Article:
The use of fleshy fruits by Pampas foxes closely agrees with fruiting patterns in the study area. Fleshy fruits were slightly more diverse in the diet during the wet season, when more plant species have ripe fruits. The high rate of fruit consumption by Pampas foxes in the Chaco dry woodland is comparable to few examples recorded in the canid literature (Geffen et al. 1992; González del Solar et al. 1997; Hockman and Chapman 1983; Jimenez et al. 1991) and confirms recent studies showing the species’ importance as a fruit-dispersal agent (Varela 2004; Varela and Bucher 2006).

It has been well documented that the diet of canids responds to shifts in seasonal availability of food (Castillo 2002; Elmhagen et al. 2000; Hockman and Chapman 1983; Kaneko et al. 2006; Motta-Junior et al. 1996; Pigozzi 1992). According to the energy optimization model (MacArthur and Pianka 1966), generalist species increase their feeding efficiency by shifting to other food resources when fleshy fruits become scarce. Our results show that the proportion of fruit in the diet of Pampas foxes remained relatively constant throughout the seasons, despite changes in the proportions of fruit species.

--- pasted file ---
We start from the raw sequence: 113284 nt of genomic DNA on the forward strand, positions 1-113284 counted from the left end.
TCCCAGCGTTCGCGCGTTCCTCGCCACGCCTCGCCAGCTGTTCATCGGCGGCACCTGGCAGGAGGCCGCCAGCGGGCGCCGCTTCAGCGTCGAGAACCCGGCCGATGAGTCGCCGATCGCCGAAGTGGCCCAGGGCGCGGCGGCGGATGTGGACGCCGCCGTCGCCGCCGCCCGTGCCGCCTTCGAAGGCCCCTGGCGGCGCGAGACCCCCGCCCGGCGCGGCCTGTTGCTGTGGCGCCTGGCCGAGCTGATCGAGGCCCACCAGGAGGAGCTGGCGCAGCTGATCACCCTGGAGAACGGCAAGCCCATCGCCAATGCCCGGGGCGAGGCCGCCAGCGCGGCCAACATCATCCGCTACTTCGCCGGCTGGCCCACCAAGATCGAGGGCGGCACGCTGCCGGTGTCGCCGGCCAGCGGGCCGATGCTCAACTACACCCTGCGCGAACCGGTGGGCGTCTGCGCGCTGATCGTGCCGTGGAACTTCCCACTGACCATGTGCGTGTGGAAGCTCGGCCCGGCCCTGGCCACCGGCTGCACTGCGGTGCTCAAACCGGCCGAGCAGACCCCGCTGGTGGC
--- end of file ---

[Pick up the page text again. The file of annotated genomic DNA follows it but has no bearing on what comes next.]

Of particular interest is the high proportion of fruit consumed by Pampas foxes during the period of highest fruit scarcity (dry season: July–October), when only a few woody plants species (e.g., Z. mistol, A. aroma, and Caesalpinia paraguariensis) are fruiting in the study area. Preference for fruits of Z. mistol may be explained by several reasons: the long fruiting season of this species (from mid-October to late July); regular productivity (we observed plants fruiting every year during 10 consecutive years); prolonged availability of undamaged fruits on the ground, which is favored by the low water content of the fruits as well as low humidity and relatively low temperatures during the dry season; high palatability observed in captive individuals; and high availability (mistol is the 2nd most abundant woody species with fleshy fruits in the study area—Varela 2004). The fruit of Z. mistol also may be preferred because of its nutritional content, although data on this aspect are not available. Chemical studies of fruits of congeneric species, such as Z. jujuba (Guil-Guerrero et al. 2004), Z. mauritiana (Muchuweti et al. 2005), and Z. obtusifolia (Everett 1986), showed the presence of fatty acids, proteins, and sugars.